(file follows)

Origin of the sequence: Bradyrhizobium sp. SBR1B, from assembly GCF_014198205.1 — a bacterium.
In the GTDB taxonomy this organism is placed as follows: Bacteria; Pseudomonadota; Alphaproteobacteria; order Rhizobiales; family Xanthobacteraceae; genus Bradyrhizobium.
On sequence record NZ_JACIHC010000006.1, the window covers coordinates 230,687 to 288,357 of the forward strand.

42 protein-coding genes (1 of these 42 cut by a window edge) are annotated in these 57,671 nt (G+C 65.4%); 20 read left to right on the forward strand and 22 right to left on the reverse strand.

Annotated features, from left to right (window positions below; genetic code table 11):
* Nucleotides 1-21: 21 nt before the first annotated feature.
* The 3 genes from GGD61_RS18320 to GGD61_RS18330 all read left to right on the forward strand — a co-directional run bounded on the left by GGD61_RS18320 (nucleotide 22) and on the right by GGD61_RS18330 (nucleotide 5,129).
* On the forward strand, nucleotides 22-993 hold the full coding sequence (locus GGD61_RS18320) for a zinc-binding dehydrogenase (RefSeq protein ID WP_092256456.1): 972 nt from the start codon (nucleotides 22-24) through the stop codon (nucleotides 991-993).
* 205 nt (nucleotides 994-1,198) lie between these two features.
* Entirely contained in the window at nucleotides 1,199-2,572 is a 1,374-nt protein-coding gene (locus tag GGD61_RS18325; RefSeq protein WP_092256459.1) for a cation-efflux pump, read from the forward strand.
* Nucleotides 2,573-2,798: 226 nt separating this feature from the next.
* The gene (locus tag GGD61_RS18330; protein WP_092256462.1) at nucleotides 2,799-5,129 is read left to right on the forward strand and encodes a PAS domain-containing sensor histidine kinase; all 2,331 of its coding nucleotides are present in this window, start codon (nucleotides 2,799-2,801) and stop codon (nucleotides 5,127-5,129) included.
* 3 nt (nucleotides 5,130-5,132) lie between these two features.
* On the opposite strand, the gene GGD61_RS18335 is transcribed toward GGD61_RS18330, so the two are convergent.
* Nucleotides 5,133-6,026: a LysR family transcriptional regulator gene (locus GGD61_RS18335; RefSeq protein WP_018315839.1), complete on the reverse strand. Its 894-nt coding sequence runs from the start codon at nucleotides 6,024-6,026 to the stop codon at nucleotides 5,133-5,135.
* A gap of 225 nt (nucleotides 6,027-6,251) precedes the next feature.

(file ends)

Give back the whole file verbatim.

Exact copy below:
Origin of the sequence: Bradyrhizobium sp. SBR1B, from assembly GCF_014198205.1 — a bacterium.
In the GTDB taxonomy this organism is placed as follows: Bacteria; Pseudomonadota; Alphaproteobacteria; order Rhizobiales; family Xanthobacteraceae; genus Bradyrhizobium.
On sequence record NZ_JACIHC010000006.1, the window covers coordinates 230,687 to 288,357 of the forward strand.

42 protein-coding genes (1 of these 42 cut by a window edge) are annotated in these 57,671 nt (G+C 65.4%); 20 read left to right on the forward strand and 22 right to left on the reverse strand.

Annotated features, from left to right (window positions below; genetic code table 11):
* Nucleotides 1-21: 21 nt before the first annotated feature.
* The 3 genes from GGD61_RS18320 to GGD61_RS18330 all read left to right on the forward strand — a co-directional run bounded on the left by GGD61_RS18320 (nucleotide 22) and on the right by GGD61_RS18330 (nucleotide 5,129).
* On the forward strand, nucleotides 22-993 hold the full coding sequence (locus GGD61_RS18320) for a zinc-binding dehydrogenase (RefSeq protein ID WP_092256456.1): 972 nt from the start codon (nucleotides 22-24) through the stop codon (nucleotides 991-993).
* 205 nt (nucleotides 994-1,198) lie between these two features.
* Entirely contained in the window at nucleotides 1,199-2,572 is a 1,374-nt protein-coding gene (locus tag GGD61_RS18325; RefSeq protein WP_092256459.1) for a cation-efflux pump, read from the forward strand.
* Nucleotides 2,573-2,798: 226 nt separating this feature from the next.
* The gene (locus tag GGD61_RS18330; protein WP_092256462.1) at nucleotides 2,799-5,129 is read left to right on the forward strand and encodes a PAS domain-containing sensor histidine kinase; all 2,331 of its coding nucleotides are present in this window, start codon (nucleotides 2,799-2,801) and stop codon (nucleotides 5,127-5,129) included.
* 3 nt (nucleotides 5,130-5,132) lie between these two features.
* On the opposite strand, the gene GGD61_RS18335 is transcribed toward GGD61_RS18330, so the two are convergent.
* Nucleotides 5,133-6,026: a LysR family transcriptional regulator gene (locus GGD61_RS18335; RefSeq protein WP_018315839.1), complete on the reverse strand. Its 894-nt coding sequence runs from the start codon at nucleotides 6,024-6,026 to the stop codon at nucleotides 5,133-5,135.
* A gap of 225 nt (nucleotides 6,027-6,251) precedes the next feature.